I am trying to block the visualization of a custom post, of type 'product', if it is assigned to certain values of the taxonomy 'product_cat'.

Strictly speaking, I would like to block the visualization of a product if it falls under certain categories.

I can not make this work, even by hardcoding a forbidden name for a product_cat ('plus' in this example).

function filter($query){
   if ($query->is_single && is_main_query()) {
        $tax_query = array(
                'taxonomy' => 'product_cat',
                'field' => 'name',
                'terms' => array('plus'),
                'operator' => 'NOT IN',
        $query->set( 'tax_query', $tax_query );

If I try to visualize a product falling under the 'plus' category, Wordpress shows it despite this filter.

What am I missing here?


Edit: This code goes in a Wordpress plugin, I forgot to mention this. I am not allowed to touch any template..

  • It looks like you are doing this on a single post view, right? I'm not sure the effect of trying to block the single post being displayed, but it cannot turn out good. It would probably be a better approach to try and not filter out those entries but rather display some message or preset content instead of the item based on the taxonomy values you want suppressed.
    – Ed Burns
    Jan 2 '13 at 16:10
  • Yes Ed, I am trying this on a single post view. On the other hand, how can I assume that by filtering archive queries, nobody will ever reach the post by using the direct URL for it? This is what I am trying to achieve..hope it was clear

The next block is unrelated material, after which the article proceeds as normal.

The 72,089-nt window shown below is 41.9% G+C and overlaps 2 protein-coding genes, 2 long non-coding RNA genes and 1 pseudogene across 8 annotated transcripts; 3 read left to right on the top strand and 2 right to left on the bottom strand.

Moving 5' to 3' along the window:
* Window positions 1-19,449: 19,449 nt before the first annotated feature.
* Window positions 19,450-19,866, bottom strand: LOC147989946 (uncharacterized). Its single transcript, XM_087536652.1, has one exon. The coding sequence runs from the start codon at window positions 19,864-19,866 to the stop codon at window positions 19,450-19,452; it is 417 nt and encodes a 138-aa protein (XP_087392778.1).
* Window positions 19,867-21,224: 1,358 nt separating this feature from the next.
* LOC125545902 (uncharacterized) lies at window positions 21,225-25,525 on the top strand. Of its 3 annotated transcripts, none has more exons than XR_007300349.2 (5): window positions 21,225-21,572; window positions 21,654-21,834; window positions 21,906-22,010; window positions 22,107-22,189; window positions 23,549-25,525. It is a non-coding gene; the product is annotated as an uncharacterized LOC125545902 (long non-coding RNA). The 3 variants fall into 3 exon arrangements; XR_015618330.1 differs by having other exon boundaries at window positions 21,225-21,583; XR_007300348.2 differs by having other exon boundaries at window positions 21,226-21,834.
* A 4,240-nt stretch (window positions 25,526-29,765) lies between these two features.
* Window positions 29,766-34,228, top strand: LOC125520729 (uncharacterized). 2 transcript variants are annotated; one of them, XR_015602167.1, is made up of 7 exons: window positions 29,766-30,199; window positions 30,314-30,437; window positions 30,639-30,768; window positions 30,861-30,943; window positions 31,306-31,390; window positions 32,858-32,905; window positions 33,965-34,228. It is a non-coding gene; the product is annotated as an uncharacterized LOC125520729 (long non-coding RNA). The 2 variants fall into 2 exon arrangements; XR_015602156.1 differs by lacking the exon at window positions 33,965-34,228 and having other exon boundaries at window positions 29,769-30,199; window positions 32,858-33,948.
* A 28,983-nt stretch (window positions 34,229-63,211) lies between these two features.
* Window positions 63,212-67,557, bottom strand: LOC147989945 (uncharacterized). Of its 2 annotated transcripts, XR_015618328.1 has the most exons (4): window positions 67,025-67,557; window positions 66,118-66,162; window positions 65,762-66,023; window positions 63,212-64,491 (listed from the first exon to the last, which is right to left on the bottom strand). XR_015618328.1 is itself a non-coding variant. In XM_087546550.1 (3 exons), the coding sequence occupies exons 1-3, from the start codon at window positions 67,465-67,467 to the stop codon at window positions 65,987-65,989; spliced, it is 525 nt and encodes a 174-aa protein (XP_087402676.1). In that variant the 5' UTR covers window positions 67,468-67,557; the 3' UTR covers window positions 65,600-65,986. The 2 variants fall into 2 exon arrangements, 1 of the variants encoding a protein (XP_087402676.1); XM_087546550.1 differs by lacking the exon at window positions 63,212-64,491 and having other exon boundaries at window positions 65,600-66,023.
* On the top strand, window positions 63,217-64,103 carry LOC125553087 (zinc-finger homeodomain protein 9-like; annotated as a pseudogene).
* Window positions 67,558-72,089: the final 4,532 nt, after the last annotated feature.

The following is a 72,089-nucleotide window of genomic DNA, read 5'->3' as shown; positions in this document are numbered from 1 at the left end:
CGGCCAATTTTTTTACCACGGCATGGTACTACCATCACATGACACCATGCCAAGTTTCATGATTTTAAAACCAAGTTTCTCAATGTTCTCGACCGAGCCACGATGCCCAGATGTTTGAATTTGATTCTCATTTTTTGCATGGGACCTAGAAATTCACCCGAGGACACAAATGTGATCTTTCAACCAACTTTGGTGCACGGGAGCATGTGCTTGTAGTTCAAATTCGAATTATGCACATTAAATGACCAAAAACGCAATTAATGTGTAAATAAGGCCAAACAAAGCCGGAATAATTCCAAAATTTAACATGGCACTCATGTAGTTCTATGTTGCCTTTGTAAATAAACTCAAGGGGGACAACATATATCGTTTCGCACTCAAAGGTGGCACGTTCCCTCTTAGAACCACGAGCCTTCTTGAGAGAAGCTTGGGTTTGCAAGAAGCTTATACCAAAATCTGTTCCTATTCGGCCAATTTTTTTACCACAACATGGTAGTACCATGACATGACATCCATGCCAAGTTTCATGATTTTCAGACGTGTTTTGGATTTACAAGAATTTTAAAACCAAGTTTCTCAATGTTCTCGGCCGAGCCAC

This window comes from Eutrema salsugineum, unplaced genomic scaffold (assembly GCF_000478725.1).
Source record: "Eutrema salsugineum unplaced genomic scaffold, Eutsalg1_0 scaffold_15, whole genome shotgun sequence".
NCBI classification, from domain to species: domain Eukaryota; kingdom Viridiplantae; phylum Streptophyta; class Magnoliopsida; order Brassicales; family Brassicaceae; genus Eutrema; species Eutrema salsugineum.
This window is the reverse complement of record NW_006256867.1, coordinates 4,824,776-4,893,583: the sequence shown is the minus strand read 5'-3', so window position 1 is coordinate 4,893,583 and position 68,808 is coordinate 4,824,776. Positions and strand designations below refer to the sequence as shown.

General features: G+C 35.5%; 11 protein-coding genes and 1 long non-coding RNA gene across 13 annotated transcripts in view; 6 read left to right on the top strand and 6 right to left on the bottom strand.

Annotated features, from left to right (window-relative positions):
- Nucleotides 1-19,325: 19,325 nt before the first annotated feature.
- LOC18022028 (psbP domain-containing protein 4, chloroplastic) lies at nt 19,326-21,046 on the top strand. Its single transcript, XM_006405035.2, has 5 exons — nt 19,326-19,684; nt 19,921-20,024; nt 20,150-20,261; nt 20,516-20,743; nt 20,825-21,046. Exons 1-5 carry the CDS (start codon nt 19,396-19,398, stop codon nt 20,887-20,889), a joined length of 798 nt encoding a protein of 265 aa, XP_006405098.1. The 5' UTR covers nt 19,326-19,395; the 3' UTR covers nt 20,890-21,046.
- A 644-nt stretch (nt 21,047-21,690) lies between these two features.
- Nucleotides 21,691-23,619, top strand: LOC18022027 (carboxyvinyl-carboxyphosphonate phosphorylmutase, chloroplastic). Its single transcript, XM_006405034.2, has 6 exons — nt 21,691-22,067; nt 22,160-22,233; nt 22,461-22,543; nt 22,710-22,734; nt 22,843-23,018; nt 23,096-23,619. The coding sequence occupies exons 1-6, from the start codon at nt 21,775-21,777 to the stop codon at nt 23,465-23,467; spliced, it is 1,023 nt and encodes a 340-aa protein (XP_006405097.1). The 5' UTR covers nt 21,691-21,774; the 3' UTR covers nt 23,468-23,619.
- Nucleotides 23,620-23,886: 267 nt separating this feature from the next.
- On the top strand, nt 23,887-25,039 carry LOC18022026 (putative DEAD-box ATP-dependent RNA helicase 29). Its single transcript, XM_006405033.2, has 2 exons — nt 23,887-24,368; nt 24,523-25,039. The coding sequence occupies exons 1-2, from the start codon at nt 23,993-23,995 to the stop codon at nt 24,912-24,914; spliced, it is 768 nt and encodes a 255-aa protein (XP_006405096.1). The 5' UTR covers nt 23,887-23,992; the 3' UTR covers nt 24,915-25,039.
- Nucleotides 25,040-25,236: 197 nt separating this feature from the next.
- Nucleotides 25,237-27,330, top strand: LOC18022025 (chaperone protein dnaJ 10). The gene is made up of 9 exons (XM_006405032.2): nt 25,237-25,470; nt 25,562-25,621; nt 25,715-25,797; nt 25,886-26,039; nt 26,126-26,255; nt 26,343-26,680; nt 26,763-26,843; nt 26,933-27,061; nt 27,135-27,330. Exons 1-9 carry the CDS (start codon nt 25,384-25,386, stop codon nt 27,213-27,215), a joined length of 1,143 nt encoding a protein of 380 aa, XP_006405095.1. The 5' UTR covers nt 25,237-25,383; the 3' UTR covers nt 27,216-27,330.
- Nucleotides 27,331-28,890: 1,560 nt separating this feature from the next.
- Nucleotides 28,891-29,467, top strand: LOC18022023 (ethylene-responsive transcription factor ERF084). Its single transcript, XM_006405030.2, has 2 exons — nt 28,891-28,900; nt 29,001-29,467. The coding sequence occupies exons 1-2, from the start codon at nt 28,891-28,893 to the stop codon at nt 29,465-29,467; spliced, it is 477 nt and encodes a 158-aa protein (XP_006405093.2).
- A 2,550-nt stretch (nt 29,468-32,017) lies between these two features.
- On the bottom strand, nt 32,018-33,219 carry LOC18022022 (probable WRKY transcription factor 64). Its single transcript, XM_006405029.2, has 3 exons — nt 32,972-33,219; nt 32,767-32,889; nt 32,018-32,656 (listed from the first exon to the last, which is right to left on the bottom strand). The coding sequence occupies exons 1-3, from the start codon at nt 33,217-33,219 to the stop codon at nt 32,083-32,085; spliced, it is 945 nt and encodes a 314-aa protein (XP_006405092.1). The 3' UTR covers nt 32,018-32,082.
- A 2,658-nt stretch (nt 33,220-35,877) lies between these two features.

– user24742
    Jan 2 '13 at 16:31

You are not going to be able to prevent anyone from ever loading that page. Even if there is no link to it, you probably have a sitemap generated that creates links to all items. So wanting to block it is the right thing to do but changing the query to try and do it is not.

Probably the best and easiest approach is to use loop templates in your single.php. If you have loop-single.php (for legitimate items) and then loop-disallow.php (for the ones you do not want used), then the following code would help:

$template = 'single';
if(<in taxonomy logic here>) $template = 'disallow';
get_template_part('loop', $template);

Then for your disallow loop, you can just display an Item Not Found or something along those lines. You could also consider adding logic to the header to issue a 404 when one of these pages are hit.

--- UPDATE ---

If you want to do this in a plugin, it is actually a fairly simple process. You can create a filter on the_content that only changes the content when your taxonomy is encountered.

Another approach would be to simply force a 404 when the taxonomy is detected on a single page using:

include( get_query_template( '404' ) );

You would have to experiment about the best place to put this and you may need some other code (an exit call perhaps - which scares me!) to make sure the normal template doesn't load after the 404.

  • I forgot to mention that I am developing this code in a Wordpress plugin, sorry!